Industrial networking: Build Ethernet networks using device level ring technology
Rockwell Automation has embedded Ethernet device level ring (DLR) technology into its Integrated Architecture system for high-speed, high-performance applications needing resilient networks, and for machine builders looking for flexible, reliable, low-cost network solutions for their real-time EtherNet/IP applications. Throughout 2009, Allen-Bradley ControlLogix controllers, I/O systems and Allen-Bradley Kinetix motion solutions with DLR technology will be made available. Rockwell Automation will also release a stand-alone communication module to help manufacturers connect devices not equipped with DLR technology to the ring.
DLR is a network technology for industrial applications that takes advantage of embedded switch functionality in automation end devices, such as I/O modules and programmable automation controllers, to enable Ethernet ring network topologies at the device level. Unlike a network- or switch-level ring topology that provides resilience to the network infrastructure, DLR technology adds device-level network resilience to optimize machine operation. When a DLR detects a break in the ring, it provides alternate routing of the data to help recover the network at extremely fast rates. Enhanced diagnostics built into DLR-enabled products identify the point of failure, helping to speed maintenance and reduce mean time to repair.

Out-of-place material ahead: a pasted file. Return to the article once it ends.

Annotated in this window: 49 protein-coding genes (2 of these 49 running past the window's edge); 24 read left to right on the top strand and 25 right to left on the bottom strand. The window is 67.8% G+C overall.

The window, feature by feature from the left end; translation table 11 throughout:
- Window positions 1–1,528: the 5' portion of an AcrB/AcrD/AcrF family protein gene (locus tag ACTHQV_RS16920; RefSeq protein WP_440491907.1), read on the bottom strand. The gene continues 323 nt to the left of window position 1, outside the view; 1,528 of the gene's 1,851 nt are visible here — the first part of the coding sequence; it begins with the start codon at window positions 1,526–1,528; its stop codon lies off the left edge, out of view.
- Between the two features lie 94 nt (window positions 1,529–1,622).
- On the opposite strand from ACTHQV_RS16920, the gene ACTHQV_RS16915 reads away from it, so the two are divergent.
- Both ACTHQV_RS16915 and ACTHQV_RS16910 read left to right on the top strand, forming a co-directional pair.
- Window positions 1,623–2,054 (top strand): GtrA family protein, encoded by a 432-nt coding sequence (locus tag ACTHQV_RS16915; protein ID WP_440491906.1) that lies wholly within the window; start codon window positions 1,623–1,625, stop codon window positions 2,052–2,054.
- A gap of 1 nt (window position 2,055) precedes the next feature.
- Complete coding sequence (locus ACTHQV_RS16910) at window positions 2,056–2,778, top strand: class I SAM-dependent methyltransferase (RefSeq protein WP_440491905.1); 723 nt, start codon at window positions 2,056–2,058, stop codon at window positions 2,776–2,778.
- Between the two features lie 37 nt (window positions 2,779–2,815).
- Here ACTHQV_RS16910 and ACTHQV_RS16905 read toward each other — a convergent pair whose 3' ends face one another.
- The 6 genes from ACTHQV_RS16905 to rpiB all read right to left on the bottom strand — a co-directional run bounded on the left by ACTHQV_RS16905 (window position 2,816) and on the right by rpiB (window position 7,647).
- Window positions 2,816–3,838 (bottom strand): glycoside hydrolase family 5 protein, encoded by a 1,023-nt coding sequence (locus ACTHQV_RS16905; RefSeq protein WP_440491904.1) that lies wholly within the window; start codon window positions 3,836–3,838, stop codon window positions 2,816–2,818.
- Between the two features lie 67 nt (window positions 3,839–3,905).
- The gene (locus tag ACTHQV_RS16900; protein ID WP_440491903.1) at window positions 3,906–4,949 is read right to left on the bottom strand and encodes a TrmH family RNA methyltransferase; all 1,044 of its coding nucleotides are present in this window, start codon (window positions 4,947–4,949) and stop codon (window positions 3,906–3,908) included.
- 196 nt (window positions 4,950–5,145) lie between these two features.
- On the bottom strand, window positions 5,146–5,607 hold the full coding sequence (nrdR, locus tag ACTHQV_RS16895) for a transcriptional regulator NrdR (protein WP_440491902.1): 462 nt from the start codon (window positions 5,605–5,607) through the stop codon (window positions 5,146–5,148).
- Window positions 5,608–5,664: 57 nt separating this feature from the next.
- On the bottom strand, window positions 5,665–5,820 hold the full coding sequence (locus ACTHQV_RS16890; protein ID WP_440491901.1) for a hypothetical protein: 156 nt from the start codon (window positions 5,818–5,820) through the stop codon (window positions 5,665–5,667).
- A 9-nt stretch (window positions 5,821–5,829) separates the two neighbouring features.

"Functional tests show that the typical recovery time for a 50-node device level ring is less than three milliseconds," said Mike Hannah, manager, Networks Business, Rockwell Automation. "With this fast recovery, most failures become invisible to devices on the network, and machines often continue operating without interruptions. Keeping production running on the plant floor helps increase machine uptime and productivity—important KPIs for today’s manufacturers."
In addition to superior network recovery performance, Hannah said DLR technology helps simplify network architecture while still providing the flexibility to connect and coexist with other network topologies. Multiport EtherNet/IP devices equipped with DLR technology connect directly to neighboring nodes and form a ring topology at the end devices. DLR technology reduces the number of external components and associated cabling, which eases design and installation for machine builders.
Importance of ring topologies
"Ethernet ring topologies are important for machine control because they help keep production up and running," says Harry Forbes, analyst, ARC Advisory Group. "Using ring topology in machine designs enables machine builders to deliver more robust, easier-to-maintain machines that benefit them and their customers."
ODVA, an international association comprised of members from the world’s leading automation companies, recently extended the EtherNet/IP specification to include the DLR protocol, creating a network solution for multivendor EtherNet/IP systems. By complying with a single standard ring specification, manufacturers using DLR-enabled products can achieve interoperability and numerous benefits provided by the EtherNet/IP network. DLR technology also supports the IEEE 1588 standard for precise time synchronization and standardized Quality of Service (QoS) mechanisms to help prioritize data transmission.
For more information on Rockwell Automation control solutions with DLR technology,
– Edited by Renee Robbins, senior editor
Control Engineering News Desk